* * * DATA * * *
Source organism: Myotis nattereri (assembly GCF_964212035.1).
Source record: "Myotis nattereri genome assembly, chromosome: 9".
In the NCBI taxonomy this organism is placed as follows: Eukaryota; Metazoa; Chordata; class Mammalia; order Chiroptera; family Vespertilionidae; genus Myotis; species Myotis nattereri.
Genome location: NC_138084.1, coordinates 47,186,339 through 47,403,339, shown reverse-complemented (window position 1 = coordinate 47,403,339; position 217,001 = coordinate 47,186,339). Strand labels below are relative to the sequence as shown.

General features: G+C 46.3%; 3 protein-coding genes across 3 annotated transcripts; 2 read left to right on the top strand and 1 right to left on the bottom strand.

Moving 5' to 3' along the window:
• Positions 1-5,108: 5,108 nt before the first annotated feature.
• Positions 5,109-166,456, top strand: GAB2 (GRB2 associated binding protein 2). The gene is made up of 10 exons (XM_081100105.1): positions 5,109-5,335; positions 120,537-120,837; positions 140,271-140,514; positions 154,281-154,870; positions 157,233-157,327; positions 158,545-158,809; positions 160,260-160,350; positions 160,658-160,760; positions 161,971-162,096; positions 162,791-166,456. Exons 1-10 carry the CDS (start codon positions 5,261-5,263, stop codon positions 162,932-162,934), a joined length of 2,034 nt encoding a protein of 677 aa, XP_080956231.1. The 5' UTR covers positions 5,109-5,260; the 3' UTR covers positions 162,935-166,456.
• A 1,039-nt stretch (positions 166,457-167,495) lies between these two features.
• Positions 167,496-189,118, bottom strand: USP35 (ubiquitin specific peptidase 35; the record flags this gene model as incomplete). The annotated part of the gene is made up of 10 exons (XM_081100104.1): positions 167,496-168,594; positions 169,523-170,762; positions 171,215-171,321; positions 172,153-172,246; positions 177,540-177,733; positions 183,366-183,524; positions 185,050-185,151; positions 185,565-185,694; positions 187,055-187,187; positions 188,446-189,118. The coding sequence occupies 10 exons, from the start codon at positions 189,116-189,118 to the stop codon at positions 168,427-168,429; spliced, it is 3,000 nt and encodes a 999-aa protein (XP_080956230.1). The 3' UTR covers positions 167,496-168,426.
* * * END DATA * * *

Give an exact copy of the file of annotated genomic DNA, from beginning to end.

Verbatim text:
Source organism: Myotis nattereri (assembly GCF_964212035.1).
Source record: "Myotis nattereri genome assembly, chromosome: 9".
In the NCBI taxonomy this organism is placed as follows: Eukaryota; Metazoa; Chordata; class Mammalia; order Chiroptera; family Vespertilionidae; genus Myotis; species Myotis nattereri.
Genome location: NC_138084.1, coordinates 47,186,339 through 47,403,339, shown reverse-complemented (window position 1 = coordinate 47,403,339; position 217,001 = coordinate 47,186,339). Strand labels below are relative to the sequence as shown.

General features: G+C 46.3%; 3 protein-coding genes across 3 annotated transcripts; 2 read left to right on the top strand and 1 right to left on the bottom strand.

Moving 5' to 3' along the window:
• Positions 1-5,108: 5,108 nt before the first annotated feature.
• Positions 5,109-166,456, top strand: GAB2 (GRB2 associated binding protein 2). The gene is made up of 10 exons (XM_081100105.1): positions 5,109-5,335; positions 120,537-120,837; positions 140,271-140,514; positions 154,281-154,870; positions 157,233-157,327; positions 158,545-158,809; positions 160,260-160,350; positions 160,658-160,760; positions 161,971-162,096; positions 162,791-166,456. Exons 1-10 carry the CDS (start codon positions 5,261-5,263, stop codon positions 162,932-162,934), a joined length of 2,034 nt encoding a protein of 677 aa, XP_080956231.1. The 5' UTR covers positions 5,109-5,260; the 3' UTR covers positions 162,935-166,456.
• A 1,039-nt stretch (positions 166,457-167,495) lies between these two features.
• Positions 167,496-189,118, bottom strand: USP35 (ubiquitin specific peptidase 35; the record flags this gene model as incomplete). The annotated part of the gene is made up of 10 exons (XM_081100104.1): positions 167,496-168,594; positions 169,523-170,762; positions 171,215-171,321; positions 172,153-172,246; positions 177,540-177,733; positions 183,366-183,524; positions 185,050-185,151; positions 185,565-185,694; positions 187,055-187,187; positions 188,446-189,118. The coding sequence occupies 10 exons, from the start codon at positions 189,116-189,118 to the stop codon at positions 168,427-168,429; spliced, it is 3,000 nt and encodes a 999-aa protein (XP_080956230.1). The 3' UTR covers positions 167,496-168,426.